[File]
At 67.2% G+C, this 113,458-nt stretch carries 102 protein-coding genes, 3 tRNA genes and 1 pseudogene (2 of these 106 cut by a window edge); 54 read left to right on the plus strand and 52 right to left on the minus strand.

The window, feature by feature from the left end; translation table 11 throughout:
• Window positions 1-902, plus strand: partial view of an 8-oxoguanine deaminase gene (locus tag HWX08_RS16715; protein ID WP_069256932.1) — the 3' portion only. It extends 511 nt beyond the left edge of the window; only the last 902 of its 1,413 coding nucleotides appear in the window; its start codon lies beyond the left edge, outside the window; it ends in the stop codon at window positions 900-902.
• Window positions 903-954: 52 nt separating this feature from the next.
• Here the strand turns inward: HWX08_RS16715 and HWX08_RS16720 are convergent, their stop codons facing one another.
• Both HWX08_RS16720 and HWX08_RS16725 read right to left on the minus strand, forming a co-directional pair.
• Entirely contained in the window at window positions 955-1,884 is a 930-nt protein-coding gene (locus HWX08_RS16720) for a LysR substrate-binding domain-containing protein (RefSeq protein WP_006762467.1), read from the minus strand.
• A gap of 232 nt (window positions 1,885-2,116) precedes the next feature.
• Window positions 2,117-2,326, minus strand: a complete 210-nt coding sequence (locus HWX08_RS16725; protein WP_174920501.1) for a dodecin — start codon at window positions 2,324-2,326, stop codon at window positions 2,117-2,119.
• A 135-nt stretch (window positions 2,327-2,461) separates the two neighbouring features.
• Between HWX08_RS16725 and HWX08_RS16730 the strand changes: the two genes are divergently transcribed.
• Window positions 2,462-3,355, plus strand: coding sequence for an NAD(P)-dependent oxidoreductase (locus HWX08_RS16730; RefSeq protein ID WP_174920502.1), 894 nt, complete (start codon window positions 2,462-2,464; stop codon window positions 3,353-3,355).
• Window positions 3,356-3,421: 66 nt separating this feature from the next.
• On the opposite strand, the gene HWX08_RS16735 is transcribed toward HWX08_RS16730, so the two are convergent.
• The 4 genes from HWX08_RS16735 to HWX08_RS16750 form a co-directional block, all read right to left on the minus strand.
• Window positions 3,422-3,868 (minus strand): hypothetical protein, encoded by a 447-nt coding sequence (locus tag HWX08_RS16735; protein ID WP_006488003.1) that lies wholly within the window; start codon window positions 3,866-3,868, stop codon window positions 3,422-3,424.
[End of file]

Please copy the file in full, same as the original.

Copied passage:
At 67.2% G+C, this 113,458-nt stretch carries 102 protein-coding genes, 3 tRNA genes and 1 pseudogene (2 of these 106 cut by a window edge); 54 read left to right on the plus strand and 52 right to left on the minus strand.

The window, feature by feature from the left end; translation table 11 throughout:
• Window positions 1-902, plus strand: partial view of an 8-oxoguanine deaminase gene (locus tag HWX08_RS16715; protein ID WP_069256932.1) — the 3' portion only. It extends 511 nt beyond the left edge of the window; only the last 902 of its 1,413 coding nucleotides appear in the window; its start codon lies beyond the left edge, outside the window; it ends in the stop codon at window positions 900-902.
• Window positions 903-954: 52 nt separating this feature from the next.
• Here the strand turns inward: HWX08_RS16715 and HWX08_RS16720 are convergent, their stop codons facing one another.
• Both HWX08_RS16720 and HWX08_RS16725 read right to left on the minus strand, forming a co-directional pair.
• Entirely contained in the window at window positions 955-1,884 is a 930-nt protein-coding gene (locus HWX08_RS16720) for a LysR substrate-binding domain-containing protein (RefSeq protein WP_006762467.1), read from the minus strand.
• A gap of 232 nt (window positions 1,885-2,116) precedes the next feature.
• Window positions 2,117-2,326, minus strand: a complete 210-nt coding sequence (locus HWX08_RS16725; protein WP_174920501.1) for a dodecin — start codon at window positions 2,324-2,326, stop codon at window positions 2,117-2,119.
• A 135-nt stretch (window positions 2,327-2,461) separates the two neighbouring features.
• Between HWX08_RS16725 and HWX08_RS16730 the strand changes: the two genes are divergently transcribed.
• Window positions 2,462-3,355, plus strand: coding sequence for an NAD(P)-dependent oxidoreductase (locus HWX08_RS16730; RefSeq protein ID WP_174920502.1), 894 nt, complete (start codon window positions 2,462-2,464; stop codon window positions 3,353-3,355).
• Window positions 3,356-3,421: 66 nt separating this feature from the next.
• On the opposite strand, the gene HWX08_RS16735 is transcribed toward HWX08_RS16730, so the two are convergent.
• The 4 genes from HWX08_RS16735 to HWX08_RS16750 form a co-directional block, all read right to left on the minus strand.
• Window positions 3,422-3,868 (minus strand): hypothetical protein, encoded by a 447-nt coding sequence (locus tag HWX08_RS16735; protein ID WP_006488003.1) that lies wholly within the window; start codon window positions 3,866-3,868, stop codon window positions 3,422-3,424.